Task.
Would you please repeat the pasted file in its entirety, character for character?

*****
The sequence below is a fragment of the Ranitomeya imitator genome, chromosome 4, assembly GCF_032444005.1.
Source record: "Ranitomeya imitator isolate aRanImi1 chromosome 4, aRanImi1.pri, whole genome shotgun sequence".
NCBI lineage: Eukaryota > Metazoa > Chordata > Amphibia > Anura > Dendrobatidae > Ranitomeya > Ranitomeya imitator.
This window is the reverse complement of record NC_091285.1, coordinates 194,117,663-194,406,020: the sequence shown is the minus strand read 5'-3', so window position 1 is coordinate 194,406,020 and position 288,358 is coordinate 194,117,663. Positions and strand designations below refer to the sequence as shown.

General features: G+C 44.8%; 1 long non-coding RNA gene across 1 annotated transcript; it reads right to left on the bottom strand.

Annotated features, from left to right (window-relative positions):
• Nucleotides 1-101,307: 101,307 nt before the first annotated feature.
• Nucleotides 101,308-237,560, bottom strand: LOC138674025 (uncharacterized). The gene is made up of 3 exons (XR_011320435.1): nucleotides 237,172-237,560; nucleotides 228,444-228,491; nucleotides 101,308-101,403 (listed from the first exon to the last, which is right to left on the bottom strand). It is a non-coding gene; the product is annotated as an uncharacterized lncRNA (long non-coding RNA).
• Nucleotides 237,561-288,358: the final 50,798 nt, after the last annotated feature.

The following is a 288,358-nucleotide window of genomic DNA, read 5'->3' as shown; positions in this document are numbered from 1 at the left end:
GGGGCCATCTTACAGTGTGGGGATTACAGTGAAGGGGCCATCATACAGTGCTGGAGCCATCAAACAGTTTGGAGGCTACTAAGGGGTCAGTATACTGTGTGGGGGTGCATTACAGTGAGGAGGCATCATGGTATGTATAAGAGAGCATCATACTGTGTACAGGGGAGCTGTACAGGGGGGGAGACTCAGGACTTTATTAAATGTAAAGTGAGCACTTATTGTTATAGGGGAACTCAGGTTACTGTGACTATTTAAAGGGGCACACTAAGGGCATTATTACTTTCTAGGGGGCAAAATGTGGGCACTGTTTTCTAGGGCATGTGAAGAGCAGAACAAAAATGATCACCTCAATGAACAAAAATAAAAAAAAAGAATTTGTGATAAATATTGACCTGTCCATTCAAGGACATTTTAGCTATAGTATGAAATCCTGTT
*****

The sequence below is a fragment of the Ranitomeya imitator genome, chromosome 4, assembly GCF_032444005.1.
Source record: "Ranitomeya imitator isolate aRanImi1 chromosome 4, aRanImi1.pri, whole genome shotgun sequence".
NCBI lineage: Eukaryota > Metazoa > Chordata > Amphibia > Anura > Dendrobatidae > Ranitomeya > Ranitomeya imitator.
This window is the reverse complement of record NC_091285.1, coordinates 194,117,663-194,406,020: the sequence shown is the minus strand read 5'-3', so window position 1 is coordinate 194,406,020 and position 288,358 is coordinate 194,117,663. Positions and strand designations below refer to the sequence as shown.

General features: G+C 44.8%; 1 long non-coding RNA gene across 1 annotated transcript; it reads right to left on the bottom strand.

Annotated features, from left to right (window-relative positions):
• Nucleotides 1-101,307: 101,307 nt before the first annotated feature.
• Nucleotides 101,308-237,560, bottom strand: LOC138674025 (uncharacterized). The gene is made up of 3 exons (XR_011320435.1): nucleotides 237,172-237,560; nucleotides 228,444-228,491; nucleotides 101,308-101,403 (listed from the first exon to the last, which is right to left on the bottom strand). It is a non-coding gene; the product is annotated as an uncharacterized lncRNA (long non-coding RNA).
• Nucleotides 237,561-288,358: the final 50,798 nt, after the last annotated feature.

The following is a 288,358-nucleotide window of genomic DNA, read 5'->3' as shown; positions in this document are numbered from 1 at the left end:
GGGGCCATCTTACAGTGTGGGGATTACAGTGAAGGGGCCATCATACAGTGCTGGAGCCATCAAACAGTTTGGAGGCTACTAAGGGGTCAGTATACTGTGTGGGGGTGCATTACAGTGAGGAGGCATCATGGTATGTATAAGAGAGCATCATACTGTGTACAGGGGAGCTGTACAGGGGGGGAGACTCAGGACTTTATTAAATGTAAAGTGAGCACTTATTGTTATAGGGGAACTCAGGTTACTGTGACTATTTAAAGGGGCACACTAAGGGCATTATTACTTTCTAGGGGGCAAAATGTGGGCACTGTTTTCTAGGGCATGTGAAGAGCAGAACAAAAATGATCACCTCAATGAACAAAAATAAAAAAAAAGAATTTGTGATAAATATTGACCTGTCCATTCAAGGACATTTTAGCTATAGTATGAAATCCTGTT